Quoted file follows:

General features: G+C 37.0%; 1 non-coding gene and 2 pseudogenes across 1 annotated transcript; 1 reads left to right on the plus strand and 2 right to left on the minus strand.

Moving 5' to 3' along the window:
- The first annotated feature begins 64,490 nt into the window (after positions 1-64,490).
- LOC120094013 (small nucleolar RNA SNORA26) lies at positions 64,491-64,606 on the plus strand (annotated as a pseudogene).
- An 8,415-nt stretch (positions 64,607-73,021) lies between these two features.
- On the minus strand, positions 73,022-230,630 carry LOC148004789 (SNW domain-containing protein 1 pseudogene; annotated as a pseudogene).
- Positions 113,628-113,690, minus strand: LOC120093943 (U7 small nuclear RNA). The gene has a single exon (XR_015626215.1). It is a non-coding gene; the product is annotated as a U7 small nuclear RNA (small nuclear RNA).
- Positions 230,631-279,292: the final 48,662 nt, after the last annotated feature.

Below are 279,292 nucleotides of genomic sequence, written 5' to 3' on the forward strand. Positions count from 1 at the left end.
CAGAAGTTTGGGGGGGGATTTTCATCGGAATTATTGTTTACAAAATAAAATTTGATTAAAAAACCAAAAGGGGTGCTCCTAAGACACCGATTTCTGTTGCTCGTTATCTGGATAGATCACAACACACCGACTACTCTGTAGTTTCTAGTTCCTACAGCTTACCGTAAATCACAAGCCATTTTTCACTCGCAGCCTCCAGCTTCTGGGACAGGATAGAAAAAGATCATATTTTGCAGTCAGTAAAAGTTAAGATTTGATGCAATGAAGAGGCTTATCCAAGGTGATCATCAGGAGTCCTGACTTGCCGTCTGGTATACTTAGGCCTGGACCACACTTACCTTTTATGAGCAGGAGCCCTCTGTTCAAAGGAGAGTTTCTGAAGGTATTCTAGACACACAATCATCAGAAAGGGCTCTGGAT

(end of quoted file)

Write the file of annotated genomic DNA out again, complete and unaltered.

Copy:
General features: G+C 37.0%; 1 non-coding gene and 2 pseudogenes across 1 annotated transcript; 1 reads left to right on the plus strand and 2 right to left on the minus strand.

Moving 5' to 3' along the window:
- The first annotated feature begins 64,490 nt into the window (after positions 1-64,490).
- LOC120094013 (small nucleolar RNA SNORA26) lies at positions 64,491-64,606 on the plus strand (annotated as a pseudogene).
- An 8,415-nt stretch (positions 64,607-73,021) lies between these two features.
- On the minus strand, positions 73,022-230,630 carry LOC148004789 (SNW domain-containing protein 1 pseudogene; annotated as a pseudogene).
- Positions 113,628-113,690, minus strand: LOC120093943 (U7 small nuclear RNA). The gene has a single exon (XR_015626215.1). It is a non-coding gene; the product is annotated as a U7 small nuclear RNA (small nuclear RNA).
- Positions 230,631-279,292: the final 48,662 nt, after the last annotated feature.

Below are 279,292 nucleotides of genomic sequence, written 5' to 3' on the forward strand. Positions count from 1 at the left end.
CAGAAGTTTGGGGGGGGATTTTCATCGGAATTATTGTTTACAAAATAAAATTTGATTAAAAAACCAAAAGGGGTGCTCCTAAGACACCGATTTCTGTTGCTCGTTATCTGGATAGATCACAACACACCGACTACTCTGTAGTTTCTAGTTCCTACAGCTTACCGTAAATCACAAGCCATTTTTCACTCGCAGCCTCCAGCTTCTGGGACAGGATAGAAAAAGATCATATTTTGCAGTCAGTAAAAGTTAAGATTTGATGCAATGAAGAGGCTTATCCAAGGTGATCATCAGGAGTCCTGACTTGCCGTCTGGTATACTTAGGCCTGGACCACACTTACCTTTTATGAGCAGGAGCCCTCTGTTCAAAGGAGAGTTTCTGAAGGTATTCTAGACACACAATCATCAGAAAGGGCTCTGGAT